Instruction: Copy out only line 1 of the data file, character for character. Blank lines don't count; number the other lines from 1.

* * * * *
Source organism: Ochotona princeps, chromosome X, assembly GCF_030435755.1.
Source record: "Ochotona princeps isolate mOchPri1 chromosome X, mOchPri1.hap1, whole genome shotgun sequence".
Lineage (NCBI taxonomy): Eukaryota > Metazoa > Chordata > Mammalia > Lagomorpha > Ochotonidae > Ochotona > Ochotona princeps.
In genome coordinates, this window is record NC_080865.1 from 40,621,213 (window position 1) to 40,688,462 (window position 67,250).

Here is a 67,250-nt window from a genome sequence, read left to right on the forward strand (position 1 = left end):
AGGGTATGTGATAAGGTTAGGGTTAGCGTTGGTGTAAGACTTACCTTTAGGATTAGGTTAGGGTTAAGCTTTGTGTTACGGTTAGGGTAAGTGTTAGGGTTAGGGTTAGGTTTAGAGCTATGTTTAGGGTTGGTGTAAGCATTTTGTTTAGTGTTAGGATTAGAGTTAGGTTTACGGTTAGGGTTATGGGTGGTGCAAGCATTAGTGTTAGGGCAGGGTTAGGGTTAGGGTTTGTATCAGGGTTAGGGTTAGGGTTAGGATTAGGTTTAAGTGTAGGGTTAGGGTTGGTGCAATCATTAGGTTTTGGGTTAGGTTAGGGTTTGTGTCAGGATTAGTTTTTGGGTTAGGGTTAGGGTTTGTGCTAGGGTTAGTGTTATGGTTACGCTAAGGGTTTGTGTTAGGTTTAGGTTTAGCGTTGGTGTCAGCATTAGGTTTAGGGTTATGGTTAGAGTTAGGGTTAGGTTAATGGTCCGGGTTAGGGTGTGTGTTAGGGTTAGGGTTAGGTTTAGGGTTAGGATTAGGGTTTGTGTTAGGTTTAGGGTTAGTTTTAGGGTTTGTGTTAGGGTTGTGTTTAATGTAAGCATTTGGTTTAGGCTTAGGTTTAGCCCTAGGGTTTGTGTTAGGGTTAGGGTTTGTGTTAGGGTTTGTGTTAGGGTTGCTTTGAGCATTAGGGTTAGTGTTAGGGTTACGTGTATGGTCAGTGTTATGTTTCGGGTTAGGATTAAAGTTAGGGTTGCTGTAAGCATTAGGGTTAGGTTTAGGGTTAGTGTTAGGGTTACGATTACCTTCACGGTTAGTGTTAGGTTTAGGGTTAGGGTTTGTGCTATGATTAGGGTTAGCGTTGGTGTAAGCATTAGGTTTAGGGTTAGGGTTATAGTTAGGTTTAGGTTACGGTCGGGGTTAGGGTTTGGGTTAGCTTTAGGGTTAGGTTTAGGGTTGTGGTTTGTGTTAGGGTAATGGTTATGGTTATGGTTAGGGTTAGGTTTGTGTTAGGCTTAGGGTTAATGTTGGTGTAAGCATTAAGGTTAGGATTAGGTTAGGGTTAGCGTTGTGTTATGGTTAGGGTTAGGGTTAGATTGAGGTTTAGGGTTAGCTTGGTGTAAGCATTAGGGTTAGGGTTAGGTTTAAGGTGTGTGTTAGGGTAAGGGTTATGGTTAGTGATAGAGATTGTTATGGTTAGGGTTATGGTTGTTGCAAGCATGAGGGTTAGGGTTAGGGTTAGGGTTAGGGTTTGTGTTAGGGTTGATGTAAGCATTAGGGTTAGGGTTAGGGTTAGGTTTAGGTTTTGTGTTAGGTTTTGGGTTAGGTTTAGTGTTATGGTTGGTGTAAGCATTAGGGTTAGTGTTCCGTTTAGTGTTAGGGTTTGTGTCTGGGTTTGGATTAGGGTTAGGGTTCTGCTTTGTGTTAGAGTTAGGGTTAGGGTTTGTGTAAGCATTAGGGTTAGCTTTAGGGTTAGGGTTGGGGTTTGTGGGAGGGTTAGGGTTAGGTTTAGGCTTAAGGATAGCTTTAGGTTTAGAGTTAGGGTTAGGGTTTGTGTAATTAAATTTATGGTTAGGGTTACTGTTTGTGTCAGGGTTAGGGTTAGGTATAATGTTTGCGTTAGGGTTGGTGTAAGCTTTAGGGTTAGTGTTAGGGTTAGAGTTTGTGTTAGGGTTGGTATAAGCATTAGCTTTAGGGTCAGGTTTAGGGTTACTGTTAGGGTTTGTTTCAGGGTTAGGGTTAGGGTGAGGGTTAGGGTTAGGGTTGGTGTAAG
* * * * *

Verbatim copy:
Source organism: Ochotona princeps, chromosome X, assembly GCF_030435755.1.